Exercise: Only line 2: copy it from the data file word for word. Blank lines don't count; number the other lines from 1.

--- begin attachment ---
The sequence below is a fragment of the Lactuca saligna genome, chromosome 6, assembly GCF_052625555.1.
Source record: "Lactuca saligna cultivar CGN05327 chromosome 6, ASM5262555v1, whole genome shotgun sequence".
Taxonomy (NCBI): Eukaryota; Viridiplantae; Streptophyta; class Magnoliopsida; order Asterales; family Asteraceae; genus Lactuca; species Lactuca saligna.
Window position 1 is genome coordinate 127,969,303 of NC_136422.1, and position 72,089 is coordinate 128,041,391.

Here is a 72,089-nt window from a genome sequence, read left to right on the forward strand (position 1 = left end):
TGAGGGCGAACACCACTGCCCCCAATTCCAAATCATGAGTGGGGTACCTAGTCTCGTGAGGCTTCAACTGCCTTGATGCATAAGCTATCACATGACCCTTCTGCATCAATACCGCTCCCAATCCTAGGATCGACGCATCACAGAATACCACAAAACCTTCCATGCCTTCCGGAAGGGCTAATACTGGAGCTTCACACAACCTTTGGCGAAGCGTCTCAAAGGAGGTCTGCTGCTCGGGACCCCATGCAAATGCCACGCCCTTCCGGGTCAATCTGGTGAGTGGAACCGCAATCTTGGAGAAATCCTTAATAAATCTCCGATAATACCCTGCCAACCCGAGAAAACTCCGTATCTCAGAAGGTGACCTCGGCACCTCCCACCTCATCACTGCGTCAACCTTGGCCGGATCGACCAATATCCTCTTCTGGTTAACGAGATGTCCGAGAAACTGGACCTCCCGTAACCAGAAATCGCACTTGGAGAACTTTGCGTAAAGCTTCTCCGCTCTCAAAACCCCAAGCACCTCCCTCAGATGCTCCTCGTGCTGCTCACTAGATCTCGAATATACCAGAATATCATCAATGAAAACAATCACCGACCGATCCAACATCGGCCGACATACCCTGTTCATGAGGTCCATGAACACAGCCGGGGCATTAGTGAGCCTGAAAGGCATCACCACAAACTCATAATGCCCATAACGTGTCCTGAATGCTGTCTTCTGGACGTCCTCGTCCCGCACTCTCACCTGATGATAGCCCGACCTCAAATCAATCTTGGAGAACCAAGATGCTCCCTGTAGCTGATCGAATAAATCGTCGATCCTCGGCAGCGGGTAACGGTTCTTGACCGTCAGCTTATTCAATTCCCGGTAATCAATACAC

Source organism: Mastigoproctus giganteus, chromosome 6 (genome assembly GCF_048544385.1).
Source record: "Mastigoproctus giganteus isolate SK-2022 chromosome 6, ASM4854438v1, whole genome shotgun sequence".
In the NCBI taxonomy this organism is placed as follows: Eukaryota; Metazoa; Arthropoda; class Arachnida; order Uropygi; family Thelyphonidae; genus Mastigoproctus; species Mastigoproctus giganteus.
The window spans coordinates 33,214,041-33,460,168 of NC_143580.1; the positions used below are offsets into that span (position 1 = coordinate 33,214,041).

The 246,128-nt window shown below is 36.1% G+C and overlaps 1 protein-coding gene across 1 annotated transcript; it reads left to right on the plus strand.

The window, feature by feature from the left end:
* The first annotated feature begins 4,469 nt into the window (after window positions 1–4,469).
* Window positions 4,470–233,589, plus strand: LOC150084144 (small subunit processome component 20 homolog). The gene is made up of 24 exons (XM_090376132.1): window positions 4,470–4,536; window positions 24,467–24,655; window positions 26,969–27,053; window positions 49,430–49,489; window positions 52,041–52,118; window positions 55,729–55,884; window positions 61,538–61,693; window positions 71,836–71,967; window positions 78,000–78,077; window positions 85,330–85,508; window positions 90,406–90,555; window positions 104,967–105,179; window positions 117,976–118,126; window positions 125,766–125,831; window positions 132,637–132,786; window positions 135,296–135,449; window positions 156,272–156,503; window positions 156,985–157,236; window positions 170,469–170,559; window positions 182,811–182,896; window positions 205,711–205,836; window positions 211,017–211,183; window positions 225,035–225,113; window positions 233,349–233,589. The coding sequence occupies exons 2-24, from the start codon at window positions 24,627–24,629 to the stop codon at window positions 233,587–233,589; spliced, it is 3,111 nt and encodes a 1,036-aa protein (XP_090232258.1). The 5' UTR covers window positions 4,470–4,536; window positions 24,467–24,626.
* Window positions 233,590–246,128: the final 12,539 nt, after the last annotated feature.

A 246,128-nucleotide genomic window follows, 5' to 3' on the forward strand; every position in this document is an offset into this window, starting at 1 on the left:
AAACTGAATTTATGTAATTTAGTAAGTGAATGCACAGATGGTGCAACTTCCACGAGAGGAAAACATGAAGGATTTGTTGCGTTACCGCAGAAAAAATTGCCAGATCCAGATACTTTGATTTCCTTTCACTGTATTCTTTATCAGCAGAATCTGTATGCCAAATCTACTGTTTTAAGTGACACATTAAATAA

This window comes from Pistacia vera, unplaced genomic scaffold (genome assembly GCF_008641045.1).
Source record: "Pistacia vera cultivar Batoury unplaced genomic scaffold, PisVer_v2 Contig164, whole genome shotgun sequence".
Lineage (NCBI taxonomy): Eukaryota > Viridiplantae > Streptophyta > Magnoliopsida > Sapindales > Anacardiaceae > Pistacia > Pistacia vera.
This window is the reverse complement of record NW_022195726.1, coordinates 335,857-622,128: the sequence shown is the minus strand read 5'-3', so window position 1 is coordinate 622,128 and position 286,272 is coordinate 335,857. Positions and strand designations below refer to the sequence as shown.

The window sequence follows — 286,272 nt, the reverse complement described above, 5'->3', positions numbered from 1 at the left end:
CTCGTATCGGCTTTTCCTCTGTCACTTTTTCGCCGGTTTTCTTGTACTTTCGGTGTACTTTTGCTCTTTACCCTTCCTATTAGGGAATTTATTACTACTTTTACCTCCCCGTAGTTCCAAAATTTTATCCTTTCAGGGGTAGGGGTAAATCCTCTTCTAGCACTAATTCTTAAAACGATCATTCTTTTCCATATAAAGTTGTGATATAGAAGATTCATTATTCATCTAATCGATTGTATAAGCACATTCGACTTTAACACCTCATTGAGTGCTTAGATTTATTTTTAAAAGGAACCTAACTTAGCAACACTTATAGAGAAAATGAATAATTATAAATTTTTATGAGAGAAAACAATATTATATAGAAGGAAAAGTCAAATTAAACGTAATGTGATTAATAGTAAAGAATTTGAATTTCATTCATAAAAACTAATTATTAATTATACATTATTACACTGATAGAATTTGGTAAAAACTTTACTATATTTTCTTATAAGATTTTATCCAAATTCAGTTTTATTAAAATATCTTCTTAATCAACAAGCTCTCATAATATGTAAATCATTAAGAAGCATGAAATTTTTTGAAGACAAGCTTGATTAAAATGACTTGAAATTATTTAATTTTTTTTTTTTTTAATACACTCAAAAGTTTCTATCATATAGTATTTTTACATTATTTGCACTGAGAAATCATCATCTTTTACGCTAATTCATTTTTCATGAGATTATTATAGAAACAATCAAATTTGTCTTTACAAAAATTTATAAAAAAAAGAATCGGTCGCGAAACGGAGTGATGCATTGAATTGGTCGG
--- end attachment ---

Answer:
Source record: "Lactuca saligna cultivar CGN05327 chromosome 6, ASM5262555v1, whole genome shotgun sequence".